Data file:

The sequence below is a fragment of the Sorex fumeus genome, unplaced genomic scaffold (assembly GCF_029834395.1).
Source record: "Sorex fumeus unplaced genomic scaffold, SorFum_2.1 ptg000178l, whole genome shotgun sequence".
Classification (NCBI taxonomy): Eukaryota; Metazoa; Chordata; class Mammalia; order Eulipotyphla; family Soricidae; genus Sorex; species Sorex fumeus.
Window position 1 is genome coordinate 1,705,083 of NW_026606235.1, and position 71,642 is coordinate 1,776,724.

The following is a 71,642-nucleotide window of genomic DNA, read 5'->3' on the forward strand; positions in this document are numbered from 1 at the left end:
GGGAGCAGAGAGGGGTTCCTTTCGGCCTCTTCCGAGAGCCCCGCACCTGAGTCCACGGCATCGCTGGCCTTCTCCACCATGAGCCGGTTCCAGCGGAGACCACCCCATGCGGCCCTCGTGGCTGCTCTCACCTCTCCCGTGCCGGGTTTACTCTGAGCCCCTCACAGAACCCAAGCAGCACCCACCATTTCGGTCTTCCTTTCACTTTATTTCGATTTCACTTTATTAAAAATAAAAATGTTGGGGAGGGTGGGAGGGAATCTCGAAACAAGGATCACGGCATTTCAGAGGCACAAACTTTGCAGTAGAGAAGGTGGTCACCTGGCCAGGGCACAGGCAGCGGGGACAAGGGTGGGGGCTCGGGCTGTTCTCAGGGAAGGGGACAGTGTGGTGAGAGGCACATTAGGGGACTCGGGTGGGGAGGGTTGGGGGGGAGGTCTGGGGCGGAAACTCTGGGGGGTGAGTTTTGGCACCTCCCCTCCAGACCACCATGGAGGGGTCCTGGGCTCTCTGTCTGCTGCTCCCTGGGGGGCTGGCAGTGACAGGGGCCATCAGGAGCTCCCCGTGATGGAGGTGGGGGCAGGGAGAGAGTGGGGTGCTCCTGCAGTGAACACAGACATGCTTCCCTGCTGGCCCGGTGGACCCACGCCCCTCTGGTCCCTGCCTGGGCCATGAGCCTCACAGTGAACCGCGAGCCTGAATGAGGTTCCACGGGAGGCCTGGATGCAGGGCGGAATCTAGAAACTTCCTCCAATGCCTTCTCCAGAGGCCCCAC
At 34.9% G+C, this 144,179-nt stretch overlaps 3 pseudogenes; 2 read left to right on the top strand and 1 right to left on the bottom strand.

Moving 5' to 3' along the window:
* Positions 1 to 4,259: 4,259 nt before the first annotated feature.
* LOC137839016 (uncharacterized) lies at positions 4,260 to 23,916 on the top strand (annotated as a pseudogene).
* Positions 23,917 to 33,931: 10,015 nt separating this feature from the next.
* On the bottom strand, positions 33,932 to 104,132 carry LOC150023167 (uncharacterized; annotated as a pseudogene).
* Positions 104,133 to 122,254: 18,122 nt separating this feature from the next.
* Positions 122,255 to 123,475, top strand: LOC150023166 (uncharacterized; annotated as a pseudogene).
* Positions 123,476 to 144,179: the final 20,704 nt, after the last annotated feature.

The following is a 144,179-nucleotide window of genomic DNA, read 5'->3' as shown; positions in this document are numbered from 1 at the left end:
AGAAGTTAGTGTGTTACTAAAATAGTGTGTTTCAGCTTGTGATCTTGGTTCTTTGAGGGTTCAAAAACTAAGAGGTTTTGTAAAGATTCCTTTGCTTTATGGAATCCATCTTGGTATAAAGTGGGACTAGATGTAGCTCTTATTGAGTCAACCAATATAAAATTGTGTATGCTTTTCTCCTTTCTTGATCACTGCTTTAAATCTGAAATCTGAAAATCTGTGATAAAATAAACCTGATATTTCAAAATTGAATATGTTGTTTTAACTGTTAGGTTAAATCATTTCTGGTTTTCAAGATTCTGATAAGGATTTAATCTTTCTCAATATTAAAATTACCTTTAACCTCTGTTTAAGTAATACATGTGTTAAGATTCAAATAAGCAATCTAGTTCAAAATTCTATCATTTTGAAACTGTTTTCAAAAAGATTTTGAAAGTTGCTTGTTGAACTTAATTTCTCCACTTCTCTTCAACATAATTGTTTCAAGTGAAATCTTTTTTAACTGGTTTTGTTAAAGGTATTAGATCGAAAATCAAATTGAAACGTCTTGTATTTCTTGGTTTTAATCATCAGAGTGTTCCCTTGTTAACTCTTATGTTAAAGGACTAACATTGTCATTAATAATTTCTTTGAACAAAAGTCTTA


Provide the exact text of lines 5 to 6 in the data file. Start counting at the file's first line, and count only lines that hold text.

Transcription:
The following is a 71,642-nucleotide window of genomic DNA, read 5'->3' on the forward strand; positions in this document are numbered from 1 at the left end:
GGGAGCAGAGAGGGGTTCCTTTCGGCCTCTTCCGAGAGCCCCGCACCTGAGTCCACGGCATCGCTGGCCTTCTCCACCATGAGCCGGTTCCAGCGGAGACCACCCCATGCGGCCCTCGTGGCTGCTCTCACCTCTCCCGTGCCGGGTTTACTCTGAGCCCCTCACAGAACCCAAGCAGCACCCACCATTTCGGTCTTCCTTTCACTTTATTTCGATTTCACTTTATTAAAAATAAAAATGTTGGGGAGGGTGGGAGGGAATCTCGAAACAAGGATCACGGCATTTCAGAGGCACAAACTTTGCAGTAGAGAAGGTGGTCACCTGGCCAGGGCACAGGCAGCGGGGACAAGGGTGGGGGCTCGGGCTGTTCTCAGGGAAGGGGACAGTGTGGTGAGAGGCACATTAGGGGACTCGGGTGGGGAGGGTTGGGGGGGAGGTCTGGGGCGGAAACTCTGGGGGGTGAGTTTTGGCACCTCCCCTCCAGACCACCATGGAGGGGTCCTGGGCTCTCTGTCTGCTGCTCCCTGGGGGGCTGGCAGTGACAGGGGCCATCAGGAGCTCCCCGTGATGGAGGTGGGGGCAGGGAGAGAGTGGGGTGCTCCTGCAGTGAACACAGACATGCTTCCCTGCTGGCCCGGTGGACCCACGCCCCTCTGGTCCCTGCCTGGGCCATGAGCCTCACAGTGAACCGCGAGCCTGAATGAGGTTCCACGGGAGGCCTGGATGCAGGGCGGAATCTAGAAACTTCCTCCAATGCCTTCTCCAGAGGCCCCAC